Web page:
- Implementation consultant
- A person who implements a software solution making use of direct client requirements, frequently being called upon to fit round pegs into various shape holes.
Implementation consultants are an interesting group, there tends to be a requirement for them to be a jack of all trades, which sadly often has the side effect of being master of none. These people are often required to work directly with client end users, vendor consultants, architects from both sides along with potentially direct work with development teams responsible for the products that they are often implementing or integrating with.
This does lead to a problem. With the ever increasing shift to hosted applications these people don't necessarily have a position in the workflow any more. The varied skill set don't always translate well to development as they are not specifically focused on any one thing to be expert in it. That being said there is one massive area where they have a large advantage over development teams, real world experience and knowledge of how applications are used in the field.
This area of knowledge though isn't as valued as you might expect. There generally appears to be resistance to the idea of integrating these people into development teams. In part this could also be because they are geographically dispersed living and working closer to where the clients are than near a central head office that might hold the development teams. Sadly this often leads to the standard consultant method of dealing with a career dead end which is to move companies. How does it benefit anyone to have these experienced and knowledgeable people leaving just because there doesn't appear any future direction or area for them.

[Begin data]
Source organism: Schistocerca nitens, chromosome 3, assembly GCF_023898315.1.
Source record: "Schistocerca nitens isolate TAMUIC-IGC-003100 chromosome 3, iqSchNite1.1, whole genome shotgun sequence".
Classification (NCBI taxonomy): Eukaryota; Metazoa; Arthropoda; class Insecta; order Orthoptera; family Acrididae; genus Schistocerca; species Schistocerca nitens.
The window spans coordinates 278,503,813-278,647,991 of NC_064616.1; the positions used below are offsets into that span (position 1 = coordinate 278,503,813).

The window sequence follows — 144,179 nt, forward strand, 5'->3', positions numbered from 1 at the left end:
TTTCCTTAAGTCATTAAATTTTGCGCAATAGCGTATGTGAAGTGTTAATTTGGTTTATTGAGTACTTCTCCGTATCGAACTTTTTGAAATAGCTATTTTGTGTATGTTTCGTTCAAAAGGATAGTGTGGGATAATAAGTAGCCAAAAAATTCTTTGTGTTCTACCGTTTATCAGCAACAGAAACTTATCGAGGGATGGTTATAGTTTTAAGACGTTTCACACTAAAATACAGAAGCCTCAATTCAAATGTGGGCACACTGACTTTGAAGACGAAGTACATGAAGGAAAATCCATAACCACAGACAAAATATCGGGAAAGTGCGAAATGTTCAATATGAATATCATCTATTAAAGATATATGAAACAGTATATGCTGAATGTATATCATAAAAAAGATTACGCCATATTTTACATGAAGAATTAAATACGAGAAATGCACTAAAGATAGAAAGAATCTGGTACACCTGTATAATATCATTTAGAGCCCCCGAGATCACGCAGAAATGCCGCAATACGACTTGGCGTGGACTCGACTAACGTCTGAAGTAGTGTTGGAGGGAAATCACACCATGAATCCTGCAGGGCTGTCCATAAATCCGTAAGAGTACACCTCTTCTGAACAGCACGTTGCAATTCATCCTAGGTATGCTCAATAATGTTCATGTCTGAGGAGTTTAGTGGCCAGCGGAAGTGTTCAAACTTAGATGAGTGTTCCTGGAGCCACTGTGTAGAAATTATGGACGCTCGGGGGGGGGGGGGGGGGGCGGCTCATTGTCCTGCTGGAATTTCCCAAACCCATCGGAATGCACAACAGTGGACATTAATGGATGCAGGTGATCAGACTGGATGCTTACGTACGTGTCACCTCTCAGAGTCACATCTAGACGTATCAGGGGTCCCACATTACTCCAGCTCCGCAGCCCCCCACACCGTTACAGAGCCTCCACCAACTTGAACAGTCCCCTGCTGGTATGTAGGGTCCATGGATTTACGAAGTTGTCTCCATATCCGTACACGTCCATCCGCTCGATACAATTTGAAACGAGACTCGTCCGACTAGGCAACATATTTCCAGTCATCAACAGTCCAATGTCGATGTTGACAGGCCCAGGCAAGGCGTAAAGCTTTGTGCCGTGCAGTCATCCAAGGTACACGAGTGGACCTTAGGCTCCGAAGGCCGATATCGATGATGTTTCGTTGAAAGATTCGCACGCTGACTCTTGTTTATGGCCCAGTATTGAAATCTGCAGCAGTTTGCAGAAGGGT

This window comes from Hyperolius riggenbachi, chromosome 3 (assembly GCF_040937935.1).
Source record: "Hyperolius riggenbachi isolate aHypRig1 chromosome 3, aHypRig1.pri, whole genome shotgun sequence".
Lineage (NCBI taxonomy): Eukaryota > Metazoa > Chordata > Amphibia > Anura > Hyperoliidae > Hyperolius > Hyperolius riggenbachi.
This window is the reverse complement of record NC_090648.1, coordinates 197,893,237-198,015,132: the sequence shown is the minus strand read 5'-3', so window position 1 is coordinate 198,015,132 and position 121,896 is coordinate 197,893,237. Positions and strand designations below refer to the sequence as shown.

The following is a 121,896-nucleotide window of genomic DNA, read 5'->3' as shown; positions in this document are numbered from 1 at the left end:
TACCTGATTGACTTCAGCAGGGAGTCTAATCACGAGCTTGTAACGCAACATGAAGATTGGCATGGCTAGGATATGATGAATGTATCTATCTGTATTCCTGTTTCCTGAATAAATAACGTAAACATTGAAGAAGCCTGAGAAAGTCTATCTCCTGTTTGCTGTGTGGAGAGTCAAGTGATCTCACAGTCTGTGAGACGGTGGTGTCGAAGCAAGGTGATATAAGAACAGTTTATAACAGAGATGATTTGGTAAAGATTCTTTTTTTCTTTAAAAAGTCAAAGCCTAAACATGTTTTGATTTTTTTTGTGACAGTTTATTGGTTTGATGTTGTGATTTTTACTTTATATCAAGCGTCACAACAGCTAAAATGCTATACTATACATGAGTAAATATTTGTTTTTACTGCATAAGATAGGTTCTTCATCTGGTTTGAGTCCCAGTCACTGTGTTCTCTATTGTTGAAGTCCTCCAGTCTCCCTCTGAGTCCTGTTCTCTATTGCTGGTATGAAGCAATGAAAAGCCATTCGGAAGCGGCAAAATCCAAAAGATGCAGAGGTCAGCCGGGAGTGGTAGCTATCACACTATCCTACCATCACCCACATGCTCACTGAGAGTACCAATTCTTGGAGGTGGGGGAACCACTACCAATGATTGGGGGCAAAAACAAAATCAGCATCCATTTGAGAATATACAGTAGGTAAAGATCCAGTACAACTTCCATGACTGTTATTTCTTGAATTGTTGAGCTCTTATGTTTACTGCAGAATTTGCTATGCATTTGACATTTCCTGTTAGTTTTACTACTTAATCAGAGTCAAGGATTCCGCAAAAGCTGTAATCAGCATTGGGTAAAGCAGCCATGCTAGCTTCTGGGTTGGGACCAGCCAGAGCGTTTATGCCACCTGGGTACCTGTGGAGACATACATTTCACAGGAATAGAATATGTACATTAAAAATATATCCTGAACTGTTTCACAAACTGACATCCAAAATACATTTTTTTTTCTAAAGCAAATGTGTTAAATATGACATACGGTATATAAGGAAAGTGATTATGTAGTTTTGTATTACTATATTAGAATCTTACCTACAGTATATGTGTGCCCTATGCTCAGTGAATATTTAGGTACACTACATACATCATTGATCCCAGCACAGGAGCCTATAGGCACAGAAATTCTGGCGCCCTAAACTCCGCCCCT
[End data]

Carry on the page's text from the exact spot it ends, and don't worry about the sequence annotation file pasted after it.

So what options are there? How can a company keep hold of this experience and use it to it's advantage. Admittedly there are no simple answers here especially as people working in the Implementation world aren't necessarily all well suited to working in development and there can be resistance to having them join a traditional development team remotely especially for companies that don't have a remote first approach to staffing.
Can or will the Implementation roles continue to exist in a world of hosted applications where all clients are running on a single instance (logical instance, not anything to do with system architecture) with limited and controlled configuration options? Or are these people to just become another casuality in the shifting tides of the technology world.